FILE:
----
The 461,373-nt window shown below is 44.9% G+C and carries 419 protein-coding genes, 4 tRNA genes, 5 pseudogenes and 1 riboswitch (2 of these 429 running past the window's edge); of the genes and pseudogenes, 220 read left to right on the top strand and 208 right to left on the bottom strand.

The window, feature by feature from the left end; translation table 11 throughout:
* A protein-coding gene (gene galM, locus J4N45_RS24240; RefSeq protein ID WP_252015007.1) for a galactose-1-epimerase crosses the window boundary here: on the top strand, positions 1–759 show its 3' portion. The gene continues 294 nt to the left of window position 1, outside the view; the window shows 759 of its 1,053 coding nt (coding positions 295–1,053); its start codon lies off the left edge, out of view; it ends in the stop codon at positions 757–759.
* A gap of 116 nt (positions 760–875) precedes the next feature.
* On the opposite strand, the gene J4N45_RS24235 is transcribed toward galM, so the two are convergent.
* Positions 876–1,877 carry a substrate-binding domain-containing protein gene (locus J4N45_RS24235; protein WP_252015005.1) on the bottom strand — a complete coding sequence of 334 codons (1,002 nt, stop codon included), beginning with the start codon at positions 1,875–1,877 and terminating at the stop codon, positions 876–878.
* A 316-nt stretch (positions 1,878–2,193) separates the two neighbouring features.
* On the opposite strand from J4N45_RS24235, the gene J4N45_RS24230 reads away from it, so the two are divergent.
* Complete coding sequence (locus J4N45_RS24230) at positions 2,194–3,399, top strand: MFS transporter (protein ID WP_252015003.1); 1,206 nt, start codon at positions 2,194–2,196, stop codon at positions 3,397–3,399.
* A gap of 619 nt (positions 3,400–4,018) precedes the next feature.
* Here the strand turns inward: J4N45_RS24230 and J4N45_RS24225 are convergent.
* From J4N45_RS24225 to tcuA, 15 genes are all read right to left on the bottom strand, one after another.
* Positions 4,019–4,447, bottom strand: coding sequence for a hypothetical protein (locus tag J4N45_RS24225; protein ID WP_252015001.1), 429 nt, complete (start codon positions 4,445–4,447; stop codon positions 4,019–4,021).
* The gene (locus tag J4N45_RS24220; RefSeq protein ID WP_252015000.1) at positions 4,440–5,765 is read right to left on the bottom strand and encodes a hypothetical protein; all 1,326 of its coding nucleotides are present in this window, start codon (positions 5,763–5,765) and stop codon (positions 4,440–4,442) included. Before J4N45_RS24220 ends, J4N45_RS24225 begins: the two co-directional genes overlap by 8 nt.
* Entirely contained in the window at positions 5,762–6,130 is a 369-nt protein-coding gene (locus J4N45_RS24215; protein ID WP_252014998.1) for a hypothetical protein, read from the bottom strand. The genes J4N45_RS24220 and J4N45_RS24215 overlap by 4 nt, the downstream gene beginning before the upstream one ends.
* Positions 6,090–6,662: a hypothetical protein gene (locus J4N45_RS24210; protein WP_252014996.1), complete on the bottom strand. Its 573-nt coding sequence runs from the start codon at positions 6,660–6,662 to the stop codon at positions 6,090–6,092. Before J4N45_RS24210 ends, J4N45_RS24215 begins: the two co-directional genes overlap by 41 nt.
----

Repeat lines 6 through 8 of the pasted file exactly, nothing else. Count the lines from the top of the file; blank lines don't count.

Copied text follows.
* Positions 876–1,877 carry a substrate-binding domain-containing protein gene (locus J4N45_RS24235; protein WP_252015005.1) on the bottom strand — a complete coding sequence of 334 codons (1,002 nt, stop codon included), beginning with the start codon at positions 1,875–1,877 and terminating at the stop codon, positions 876–878.
* A 316-nt stretch (positions 1,878–2,193) separates the two neighbouring features.
* On the opposite strand from J4N45_RS24235, the gene J4N45_RS24230 reads away from it, so the two are divergent.